For a lot of breast cancer patients, the most difficult treatment decision is whether or not to go through chemotherapy. A study, led by the Albert Einstein Cancer Centre in New York, suggests that 70% of women with the most common form of early stage breast cancer can safely skip chemotherapy.
What the breast cancer study found
The findings reveal 70% of women suffering can be treated safely with surgery and hormone therapy. It means cancer patients can avoid risks of hair loss, infertility, chronic pain and even death that comes with chemo.
The study, published on June 2 in the New England Journal of Medicine, finds that patients who fall in the beginning risk zone can do with hormone therapy alone, avoiding chemo. It follows trials of a genetic test that analyses the danger of a tumour. Cancer doctors believe these findings would change practice.
Chemotherapy is often used after surgery to reduce chances of breast cancer spreading or recurring. It saves lives. However, there are multiple side-effects of the toxic drugs used.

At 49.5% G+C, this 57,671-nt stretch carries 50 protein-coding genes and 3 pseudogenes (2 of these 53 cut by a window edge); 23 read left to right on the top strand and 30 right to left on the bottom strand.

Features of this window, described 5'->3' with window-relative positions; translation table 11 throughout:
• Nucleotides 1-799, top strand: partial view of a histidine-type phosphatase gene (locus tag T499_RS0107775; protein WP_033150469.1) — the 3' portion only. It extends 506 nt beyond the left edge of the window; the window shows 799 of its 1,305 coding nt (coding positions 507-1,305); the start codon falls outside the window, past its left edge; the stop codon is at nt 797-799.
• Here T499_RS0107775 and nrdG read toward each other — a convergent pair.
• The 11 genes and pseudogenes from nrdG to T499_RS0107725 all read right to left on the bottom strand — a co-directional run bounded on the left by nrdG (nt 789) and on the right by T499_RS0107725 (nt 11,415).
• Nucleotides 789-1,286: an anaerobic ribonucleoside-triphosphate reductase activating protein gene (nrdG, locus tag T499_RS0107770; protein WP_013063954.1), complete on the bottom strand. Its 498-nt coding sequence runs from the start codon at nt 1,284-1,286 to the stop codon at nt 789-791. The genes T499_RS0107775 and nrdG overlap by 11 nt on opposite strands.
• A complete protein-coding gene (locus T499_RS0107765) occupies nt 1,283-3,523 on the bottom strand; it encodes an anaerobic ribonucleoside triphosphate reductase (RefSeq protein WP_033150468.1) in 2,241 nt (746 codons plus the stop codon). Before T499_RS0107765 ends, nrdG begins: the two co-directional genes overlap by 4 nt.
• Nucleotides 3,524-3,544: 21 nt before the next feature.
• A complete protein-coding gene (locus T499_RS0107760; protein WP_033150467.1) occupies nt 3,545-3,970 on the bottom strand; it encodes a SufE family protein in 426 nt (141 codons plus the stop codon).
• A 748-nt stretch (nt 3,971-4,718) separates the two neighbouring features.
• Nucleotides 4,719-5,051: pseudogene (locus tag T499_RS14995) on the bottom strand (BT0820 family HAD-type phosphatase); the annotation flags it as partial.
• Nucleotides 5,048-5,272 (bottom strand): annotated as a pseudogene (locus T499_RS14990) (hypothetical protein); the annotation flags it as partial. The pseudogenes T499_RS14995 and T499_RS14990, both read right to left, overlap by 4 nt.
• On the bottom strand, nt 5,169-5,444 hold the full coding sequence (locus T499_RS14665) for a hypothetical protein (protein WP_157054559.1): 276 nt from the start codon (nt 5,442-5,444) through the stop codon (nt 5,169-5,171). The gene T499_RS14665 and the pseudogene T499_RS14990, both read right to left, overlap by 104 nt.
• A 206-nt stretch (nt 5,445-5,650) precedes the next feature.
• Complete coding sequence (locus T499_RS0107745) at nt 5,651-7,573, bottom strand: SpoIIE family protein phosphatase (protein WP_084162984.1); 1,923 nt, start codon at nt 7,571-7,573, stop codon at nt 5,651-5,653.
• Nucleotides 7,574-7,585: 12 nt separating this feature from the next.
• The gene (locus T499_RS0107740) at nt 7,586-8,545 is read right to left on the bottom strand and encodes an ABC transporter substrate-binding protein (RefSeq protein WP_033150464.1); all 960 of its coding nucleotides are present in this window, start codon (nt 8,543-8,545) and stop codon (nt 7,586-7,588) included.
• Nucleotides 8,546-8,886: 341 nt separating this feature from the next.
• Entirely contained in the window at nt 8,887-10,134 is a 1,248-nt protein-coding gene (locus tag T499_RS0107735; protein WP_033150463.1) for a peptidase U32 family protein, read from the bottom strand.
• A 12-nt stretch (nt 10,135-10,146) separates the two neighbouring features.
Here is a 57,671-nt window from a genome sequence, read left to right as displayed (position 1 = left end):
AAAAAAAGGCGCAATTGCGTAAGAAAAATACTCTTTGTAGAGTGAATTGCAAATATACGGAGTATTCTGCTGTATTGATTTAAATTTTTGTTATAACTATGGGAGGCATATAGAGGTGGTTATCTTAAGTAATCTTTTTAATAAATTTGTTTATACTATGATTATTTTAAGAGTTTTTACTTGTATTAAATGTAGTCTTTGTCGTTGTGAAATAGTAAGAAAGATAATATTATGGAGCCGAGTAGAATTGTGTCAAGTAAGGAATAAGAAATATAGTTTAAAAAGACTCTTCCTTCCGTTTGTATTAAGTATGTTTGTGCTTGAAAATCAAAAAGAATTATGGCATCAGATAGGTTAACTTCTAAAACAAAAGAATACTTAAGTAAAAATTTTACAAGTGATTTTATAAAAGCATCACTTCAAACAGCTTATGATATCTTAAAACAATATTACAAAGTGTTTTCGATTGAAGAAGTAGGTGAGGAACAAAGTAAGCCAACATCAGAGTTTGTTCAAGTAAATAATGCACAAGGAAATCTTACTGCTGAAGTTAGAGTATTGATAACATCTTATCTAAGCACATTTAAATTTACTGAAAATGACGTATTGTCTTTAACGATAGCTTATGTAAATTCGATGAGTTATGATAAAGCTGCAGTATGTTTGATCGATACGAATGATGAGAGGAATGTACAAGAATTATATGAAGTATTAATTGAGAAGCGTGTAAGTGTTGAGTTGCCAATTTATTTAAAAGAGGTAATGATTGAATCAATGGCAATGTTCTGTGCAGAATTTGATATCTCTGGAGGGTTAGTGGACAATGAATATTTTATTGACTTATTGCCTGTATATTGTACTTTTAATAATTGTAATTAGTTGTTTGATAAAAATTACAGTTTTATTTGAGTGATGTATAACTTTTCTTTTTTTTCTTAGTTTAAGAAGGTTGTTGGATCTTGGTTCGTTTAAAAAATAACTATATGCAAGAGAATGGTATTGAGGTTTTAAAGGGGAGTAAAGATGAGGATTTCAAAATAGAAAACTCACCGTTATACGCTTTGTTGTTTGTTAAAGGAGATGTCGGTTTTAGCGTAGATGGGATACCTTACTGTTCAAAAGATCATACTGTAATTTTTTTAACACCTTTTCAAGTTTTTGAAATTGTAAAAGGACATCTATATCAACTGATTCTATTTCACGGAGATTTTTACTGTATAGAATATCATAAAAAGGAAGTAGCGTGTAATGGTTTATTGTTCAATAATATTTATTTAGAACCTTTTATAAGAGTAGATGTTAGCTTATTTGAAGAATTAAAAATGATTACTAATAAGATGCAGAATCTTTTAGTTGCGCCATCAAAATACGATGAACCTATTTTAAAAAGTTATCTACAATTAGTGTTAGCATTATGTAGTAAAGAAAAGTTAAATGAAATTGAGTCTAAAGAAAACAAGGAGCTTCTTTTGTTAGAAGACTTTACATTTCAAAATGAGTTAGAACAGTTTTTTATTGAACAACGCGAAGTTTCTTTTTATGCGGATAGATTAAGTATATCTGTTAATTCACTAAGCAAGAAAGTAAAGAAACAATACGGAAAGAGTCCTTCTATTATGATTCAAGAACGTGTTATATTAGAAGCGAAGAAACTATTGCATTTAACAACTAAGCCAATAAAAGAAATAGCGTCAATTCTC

The study focused on cases where chemo’s value is increasingly in doubt -- women with early-stage disease. The study gave 10,273 patients a test called Oncotype DX. This uses a biopsy sample to measure activity of genes involved in cell growth and response to hormone therapy to estimate the risk that cancer will recur.
At present, women who get a low score on the test are told they do not need chemo, those with a high score are told they definitely do. But most women get an intermediate result, meaning they are unclear as to what to do.
Data was presented at the world's biggest meeting of cancer doctors and scientists in Chicago. It shows these women have the same survival rates with or without chemo. The nine-year-survival-rate was 93.9% without chemotherapy and 93.8% with chemotherapy.
"This study will transform care immediately, and for the better." - Dr Harold Burnstein, American Society of Clinical Oncology
The study is strictly about early stage breast cancers -- specifically those that can still be treated with hormone therapy, have not spread to the lymph nodes and do not have the HER2 mutation, which makes them grow more quickly. Rachel Rawson, from the charity Breast Cancer Care, said, "This life-changing breakthrough is absolutely wonderful news as it could liberate thousands of women from the agony of chemotherapy."
The findings were presented at the annual meeting of the American Society of Clinical Oncology.
Bhawana is an intern with SheThePeople.TV